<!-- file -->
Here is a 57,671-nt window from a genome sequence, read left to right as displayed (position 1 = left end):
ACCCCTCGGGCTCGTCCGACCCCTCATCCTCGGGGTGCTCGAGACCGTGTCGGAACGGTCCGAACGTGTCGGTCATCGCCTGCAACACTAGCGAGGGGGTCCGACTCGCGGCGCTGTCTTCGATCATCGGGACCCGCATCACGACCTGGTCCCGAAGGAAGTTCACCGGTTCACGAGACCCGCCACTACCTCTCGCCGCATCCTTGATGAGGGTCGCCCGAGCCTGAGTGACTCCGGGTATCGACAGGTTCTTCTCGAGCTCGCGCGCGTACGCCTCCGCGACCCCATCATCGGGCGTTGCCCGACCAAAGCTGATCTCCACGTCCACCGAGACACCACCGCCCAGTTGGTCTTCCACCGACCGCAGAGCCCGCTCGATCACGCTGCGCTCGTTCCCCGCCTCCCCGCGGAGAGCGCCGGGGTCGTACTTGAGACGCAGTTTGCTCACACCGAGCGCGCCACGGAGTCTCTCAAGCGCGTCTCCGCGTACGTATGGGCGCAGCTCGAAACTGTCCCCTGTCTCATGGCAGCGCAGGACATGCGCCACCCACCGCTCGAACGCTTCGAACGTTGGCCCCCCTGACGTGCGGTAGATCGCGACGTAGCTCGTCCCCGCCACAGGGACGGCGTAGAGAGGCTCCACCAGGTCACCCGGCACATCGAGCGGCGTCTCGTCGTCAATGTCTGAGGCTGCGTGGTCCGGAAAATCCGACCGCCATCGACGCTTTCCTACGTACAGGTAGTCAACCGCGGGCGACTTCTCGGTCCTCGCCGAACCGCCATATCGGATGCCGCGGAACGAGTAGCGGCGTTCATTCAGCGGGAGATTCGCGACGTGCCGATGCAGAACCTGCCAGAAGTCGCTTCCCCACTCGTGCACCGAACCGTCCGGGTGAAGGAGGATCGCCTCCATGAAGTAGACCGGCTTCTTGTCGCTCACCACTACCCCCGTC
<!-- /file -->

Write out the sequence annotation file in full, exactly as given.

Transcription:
Here is a 57,671-nt window from a genome sequence, read left to right as displayed (position 1 = left end):
ACCCCTCGGGCTCGTCCGACCCCTCATCCTCGGGGTGCTCGAGACCGTGTCGGAACGGTCCGAACGTGTCGGTCATCGCCTGCAACACTAGCGAGGGGGTCCGACTCGCGGCGCTGTCTTCGATCATCGGGACCCGCATCACGACCTGGTCCCGAAGGAAGTTCACCGGTTCACGAGACCCGCCACTACCTCTCGCCGCATCCTTGATGAGGGTCGCCCGAGCCTGAGTGACTCCGGGTATCGACAGGTTCTTCTCGAGCTCGCGCGCGTACGCCTCCGCGACCCCATCATCGGGCGTTGCCCGACCAAAGCTGATCTCCACGTCCACCGAGACACCACCGCCCAGTTGGTCTTCCACCGACCGCAGAGCCCGCTCGATCACGCTGCGCTCGTTCCCCGCCTCCCCGCGGAGAGCGCCGGGGTCGTACTTGAGACGCAGTTTGCTCACACCGAGCGCGCCACGGAGTCTCTCAAGCGCGTCTCCGCGTACGTATGGGCGCAGCTCGAAACTGTCCCCTGTCTCATGGCAGCGCAGGACATGCGCCACCCACCGCTCGAACGCTTCGAACGTTGGCCCCCCTGACGTGCGGTAGATCGCGACGTAGCTCGTCCCCGCCACAGGGACGGCGTAGAGAGGCTCCACCAGGTCACCCGGCACATCGAGCGGCGTCTCGTCGTCAATGTCTGAGGCTGCGTGGTCCGGAAAATCCGACCGCCATCGACGCTTTCCTACGTACAGGTAGTCAACCGCGGGCGACTTCTCGGTCCTCGCCGAACCGCCATATCGGATGCCGCGGAACGAGTAGCGGCGTTCATTCAGCGGGAGATTCGCGACGTGCCGATGCAGAACCTGCCAGAAGTCGCTTCCCCACTCGTGCACCGAACCGTCCGGGTGAAGGAGGATCGCCTCCATGAAGTAGACCGGCTTCTTGTCGCTCACCACTACCCCCGTC